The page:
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Wednesday, October 30, 2013

Sales Volatility - Impact on Food Cost

Revenue swings exert a tremendous influence on food cost results.  We can find these swings in almost every operation. 

Dinner houses in the suburbs often enjoy a full house on Fridays and Saturdays.  The same locations may be empty on a early weekday night.  Sundays and holidays often vary by the season.  Resorts and restaurants in tourist areas experience tremendous moves up and down as they change from the peak season to off season.

Urban restaurants often see steady business from Monday to Friday with a major drop on weekends.  There are exceptions when a center city zone has affordable housing options.  A strong Sunday brunch can help utilize the week's leftovers.

Generally, the greater the sales volatility the higher the cost of sales.  The highest food cost results come to restaurants who rely on a busy season or a major event whenever the volume is lower than expected.  Operators of Monday to Friday luncheonettes generally see lower sales volatility and even food cost numbers.

Better than expected sales levels can have a very positive impact on food cost results.  Waste and spoilage will decline as safety stocks are used to create more items for sale.  Employee meals cost declines as a percentage of sales as revenue increases.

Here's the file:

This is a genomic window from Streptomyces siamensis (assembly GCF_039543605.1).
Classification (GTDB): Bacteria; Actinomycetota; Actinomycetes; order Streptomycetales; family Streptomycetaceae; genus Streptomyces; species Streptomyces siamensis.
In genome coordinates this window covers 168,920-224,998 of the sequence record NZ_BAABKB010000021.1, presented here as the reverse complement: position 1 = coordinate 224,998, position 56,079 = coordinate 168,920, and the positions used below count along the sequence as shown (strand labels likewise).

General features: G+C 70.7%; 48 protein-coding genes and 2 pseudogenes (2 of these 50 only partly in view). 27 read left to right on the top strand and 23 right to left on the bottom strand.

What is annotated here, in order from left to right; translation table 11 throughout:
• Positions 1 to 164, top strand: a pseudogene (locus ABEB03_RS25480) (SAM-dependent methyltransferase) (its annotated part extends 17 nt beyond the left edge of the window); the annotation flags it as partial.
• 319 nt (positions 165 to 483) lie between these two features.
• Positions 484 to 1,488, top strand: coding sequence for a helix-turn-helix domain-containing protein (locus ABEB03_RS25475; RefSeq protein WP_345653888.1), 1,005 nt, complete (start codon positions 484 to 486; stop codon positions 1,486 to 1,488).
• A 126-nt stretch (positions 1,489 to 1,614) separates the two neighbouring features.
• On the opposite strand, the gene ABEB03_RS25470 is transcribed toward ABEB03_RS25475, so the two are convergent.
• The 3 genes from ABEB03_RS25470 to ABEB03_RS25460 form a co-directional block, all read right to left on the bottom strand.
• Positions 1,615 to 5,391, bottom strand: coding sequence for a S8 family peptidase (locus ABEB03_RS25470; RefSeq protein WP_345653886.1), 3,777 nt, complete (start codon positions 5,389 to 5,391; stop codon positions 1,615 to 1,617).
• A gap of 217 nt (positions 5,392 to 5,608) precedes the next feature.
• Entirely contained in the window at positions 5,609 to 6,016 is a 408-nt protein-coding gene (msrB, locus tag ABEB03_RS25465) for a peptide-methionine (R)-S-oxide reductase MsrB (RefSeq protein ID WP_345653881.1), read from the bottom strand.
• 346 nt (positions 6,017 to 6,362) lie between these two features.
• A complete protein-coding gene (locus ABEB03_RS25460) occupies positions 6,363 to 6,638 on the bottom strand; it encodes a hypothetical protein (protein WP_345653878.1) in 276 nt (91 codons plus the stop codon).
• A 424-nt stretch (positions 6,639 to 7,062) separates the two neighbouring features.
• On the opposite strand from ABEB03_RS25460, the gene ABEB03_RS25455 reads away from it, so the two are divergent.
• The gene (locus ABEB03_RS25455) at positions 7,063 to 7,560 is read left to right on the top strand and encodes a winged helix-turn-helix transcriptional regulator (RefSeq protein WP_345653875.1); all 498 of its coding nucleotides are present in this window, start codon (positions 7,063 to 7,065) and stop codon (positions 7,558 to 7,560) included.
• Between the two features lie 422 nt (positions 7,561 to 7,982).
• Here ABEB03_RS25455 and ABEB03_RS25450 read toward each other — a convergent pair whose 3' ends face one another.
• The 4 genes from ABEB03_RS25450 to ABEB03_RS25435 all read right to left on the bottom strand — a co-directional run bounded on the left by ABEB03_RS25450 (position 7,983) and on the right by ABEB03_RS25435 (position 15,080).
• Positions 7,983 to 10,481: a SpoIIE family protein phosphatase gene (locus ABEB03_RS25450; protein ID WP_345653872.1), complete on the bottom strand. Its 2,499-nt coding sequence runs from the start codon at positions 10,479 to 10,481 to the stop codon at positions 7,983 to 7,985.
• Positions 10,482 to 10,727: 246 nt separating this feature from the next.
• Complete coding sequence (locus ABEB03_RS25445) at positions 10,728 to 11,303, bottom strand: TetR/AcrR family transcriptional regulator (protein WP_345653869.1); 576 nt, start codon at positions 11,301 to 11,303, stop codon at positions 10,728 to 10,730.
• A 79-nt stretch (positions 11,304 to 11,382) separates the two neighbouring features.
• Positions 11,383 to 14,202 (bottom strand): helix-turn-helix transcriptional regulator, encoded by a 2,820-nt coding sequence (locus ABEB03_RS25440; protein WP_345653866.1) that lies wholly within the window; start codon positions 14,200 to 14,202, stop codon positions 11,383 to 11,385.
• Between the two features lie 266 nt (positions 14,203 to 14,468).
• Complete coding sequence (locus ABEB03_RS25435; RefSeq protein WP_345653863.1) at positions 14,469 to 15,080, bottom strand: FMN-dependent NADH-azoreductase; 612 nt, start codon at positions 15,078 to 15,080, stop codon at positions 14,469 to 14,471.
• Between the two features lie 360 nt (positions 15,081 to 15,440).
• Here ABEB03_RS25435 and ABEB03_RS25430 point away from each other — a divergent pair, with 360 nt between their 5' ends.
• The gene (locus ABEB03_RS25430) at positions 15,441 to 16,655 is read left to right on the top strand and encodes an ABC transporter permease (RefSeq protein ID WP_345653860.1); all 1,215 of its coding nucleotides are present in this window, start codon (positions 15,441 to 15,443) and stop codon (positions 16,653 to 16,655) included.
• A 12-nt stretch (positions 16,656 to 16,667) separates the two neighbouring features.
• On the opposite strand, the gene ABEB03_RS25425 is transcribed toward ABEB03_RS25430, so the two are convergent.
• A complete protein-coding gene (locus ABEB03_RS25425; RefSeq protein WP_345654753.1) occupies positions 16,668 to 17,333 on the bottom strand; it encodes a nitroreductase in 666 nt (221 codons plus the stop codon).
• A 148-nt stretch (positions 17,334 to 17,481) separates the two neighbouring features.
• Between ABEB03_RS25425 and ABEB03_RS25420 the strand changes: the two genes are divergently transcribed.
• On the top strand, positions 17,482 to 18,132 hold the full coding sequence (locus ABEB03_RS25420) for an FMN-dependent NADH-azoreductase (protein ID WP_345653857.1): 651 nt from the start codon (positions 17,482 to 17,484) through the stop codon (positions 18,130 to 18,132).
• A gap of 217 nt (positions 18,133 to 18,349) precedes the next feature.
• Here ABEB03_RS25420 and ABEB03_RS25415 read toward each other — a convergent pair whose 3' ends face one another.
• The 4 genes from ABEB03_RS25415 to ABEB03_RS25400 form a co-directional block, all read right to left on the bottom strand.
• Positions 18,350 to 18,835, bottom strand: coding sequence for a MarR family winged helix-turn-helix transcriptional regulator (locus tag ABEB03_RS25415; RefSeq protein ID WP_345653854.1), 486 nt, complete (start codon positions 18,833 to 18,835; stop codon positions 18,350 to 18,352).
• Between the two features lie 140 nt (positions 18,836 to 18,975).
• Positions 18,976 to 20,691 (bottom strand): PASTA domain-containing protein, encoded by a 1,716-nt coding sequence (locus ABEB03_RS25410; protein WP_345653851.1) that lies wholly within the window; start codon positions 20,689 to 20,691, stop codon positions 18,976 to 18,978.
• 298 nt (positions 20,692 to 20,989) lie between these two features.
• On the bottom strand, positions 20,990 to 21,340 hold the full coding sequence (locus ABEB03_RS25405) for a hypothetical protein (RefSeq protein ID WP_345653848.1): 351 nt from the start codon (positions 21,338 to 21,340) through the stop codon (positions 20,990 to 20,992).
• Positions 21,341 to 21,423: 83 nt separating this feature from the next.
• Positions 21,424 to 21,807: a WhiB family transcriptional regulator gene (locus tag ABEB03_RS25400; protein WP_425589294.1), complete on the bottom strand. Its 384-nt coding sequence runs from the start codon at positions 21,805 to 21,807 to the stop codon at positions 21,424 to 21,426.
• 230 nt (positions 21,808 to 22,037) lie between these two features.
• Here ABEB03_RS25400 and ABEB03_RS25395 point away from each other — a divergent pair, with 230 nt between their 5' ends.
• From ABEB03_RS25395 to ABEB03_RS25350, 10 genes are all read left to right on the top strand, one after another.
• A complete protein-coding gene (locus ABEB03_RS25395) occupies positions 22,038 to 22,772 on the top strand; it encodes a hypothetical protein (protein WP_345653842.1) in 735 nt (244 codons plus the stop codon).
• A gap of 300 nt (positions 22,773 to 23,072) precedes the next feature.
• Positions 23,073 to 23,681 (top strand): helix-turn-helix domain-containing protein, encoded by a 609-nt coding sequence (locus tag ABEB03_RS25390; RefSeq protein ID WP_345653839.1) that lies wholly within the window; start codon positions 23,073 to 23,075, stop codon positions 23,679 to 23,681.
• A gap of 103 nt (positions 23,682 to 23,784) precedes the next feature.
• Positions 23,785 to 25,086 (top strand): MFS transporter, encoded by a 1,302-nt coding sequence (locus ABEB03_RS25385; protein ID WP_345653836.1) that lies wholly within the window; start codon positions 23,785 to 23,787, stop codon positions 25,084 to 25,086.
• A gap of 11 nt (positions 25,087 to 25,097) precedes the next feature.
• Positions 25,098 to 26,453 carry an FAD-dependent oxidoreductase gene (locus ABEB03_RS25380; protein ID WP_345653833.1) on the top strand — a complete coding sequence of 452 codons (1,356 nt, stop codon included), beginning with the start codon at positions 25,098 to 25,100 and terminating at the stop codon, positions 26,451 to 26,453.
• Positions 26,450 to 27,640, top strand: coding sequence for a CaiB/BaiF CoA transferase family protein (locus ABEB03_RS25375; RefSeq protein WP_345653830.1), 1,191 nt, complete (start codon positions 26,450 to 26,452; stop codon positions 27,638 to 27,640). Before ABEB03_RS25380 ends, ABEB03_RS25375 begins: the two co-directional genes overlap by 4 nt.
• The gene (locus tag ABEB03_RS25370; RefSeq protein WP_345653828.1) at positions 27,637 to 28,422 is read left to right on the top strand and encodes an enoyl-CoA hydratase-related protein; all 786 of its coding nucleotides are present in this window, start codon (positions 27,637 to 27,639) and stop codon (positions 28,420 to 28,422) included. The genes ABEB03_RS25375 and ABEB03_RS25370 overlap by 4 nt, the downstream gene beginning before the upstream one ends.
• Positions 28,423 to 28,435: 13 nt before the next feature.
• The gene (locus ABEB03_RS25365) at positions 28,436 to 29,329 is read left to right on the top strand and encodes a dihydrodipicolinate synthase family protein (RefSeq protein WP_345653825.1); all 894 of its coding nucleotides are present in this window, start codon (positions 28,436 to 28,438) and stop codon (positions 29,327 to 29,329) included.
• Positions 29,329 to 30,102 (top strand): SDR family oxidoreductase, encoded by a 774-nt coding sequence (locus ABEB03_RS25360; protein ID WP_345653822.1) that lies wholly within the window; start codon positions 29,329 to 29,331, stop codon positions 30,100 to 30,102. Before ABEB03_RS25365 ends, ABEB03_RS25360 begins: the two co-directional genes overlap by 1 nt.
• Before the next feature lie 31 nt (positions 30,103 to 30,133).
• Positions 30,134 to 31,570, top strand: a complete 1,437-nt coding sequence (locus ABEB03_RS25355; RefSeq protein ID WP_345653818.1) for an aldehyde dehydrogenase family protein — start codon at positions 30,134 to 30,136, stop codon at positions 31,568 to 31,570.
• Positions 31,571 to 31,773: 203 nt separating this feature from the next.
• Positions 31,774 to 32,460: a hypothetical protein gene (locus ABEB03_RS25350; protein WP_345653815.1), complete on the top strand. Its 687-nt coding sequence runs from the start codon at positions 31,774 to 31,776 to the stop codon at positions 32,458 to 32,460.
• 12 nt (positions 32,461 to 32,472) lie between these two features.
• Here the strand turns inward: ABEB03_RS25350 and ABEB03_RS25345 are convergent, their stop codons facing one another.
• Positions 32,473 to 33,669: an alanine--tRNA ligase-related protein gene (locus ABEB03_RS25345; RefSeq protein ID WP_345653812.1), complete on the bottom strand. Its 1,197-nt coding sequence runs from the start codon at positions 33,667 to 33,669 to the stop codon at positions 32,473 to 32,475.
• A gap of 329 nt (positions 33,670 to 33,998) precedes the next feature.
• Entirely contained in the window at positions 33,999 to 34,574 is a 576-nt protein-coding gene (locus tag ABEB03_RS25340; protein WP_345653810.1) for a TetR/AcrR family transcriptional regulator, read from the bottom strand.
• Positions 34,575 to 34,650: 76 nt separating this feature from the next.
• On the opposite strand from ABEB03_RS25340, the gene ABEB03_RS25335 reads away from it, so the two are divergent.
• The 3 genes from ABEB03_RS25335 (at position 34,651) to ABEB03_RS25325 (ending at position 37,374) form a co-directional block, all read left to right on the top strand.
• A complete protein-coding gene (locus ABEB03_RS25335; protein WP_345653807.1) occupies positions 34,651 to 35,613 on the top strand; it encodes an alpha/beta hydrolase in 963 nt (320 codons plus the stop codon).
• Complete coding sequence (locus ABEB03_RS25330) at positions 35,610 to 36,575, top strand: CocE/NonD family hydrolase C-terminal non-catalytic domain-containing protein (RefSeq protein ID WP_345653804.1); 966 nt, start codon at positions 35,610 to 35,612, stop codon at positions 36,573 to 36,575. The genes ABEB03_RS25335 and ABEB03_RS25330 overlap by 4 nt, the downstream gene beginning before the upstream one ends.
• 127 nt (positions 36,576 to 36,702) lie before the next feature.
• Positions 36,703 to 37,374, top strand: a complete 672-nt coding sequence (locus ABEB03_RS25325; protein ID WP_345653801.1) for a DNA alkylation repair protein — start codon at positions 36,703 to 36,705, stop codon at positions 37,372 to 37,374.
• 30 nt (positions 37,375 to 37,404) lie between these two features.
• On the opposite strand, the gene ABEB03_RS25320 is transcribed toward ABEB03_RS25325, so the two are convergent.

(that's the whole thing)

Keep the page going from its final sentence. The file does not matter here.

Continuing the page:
Major weather events can cause sales declines.  The forecast team needs to pay attention to the 5 day forecast.

If you have a great sales week and a lower food cost percentage, your gross profit can increase dramatically.  These weeks can happen for many in May due to Mother's Day, Cinco de Mayo, milder weather, graduations and outdoor dining options.  If managed properly, your gross profit in May can equal twice as much as in a down month like January.  Ski resorts can flip these 2 months since they are busy in January and fading or closed in May.

The number one issue in tracking food cost results in volatile operations is to maximize gross profit when conditions are in your favor.  Don't be content to have a good month.  Try hard to achieve a great month. 

Many operators are quite good at slashing staff and closing dining rooms when business is slow.  Since it may be difficult to pay the bills, everything is scrutinized carefully and costs are tightly controlled.

You should have a well rehearsed plan in place to help maximize gross profit when sales are at or near peak.

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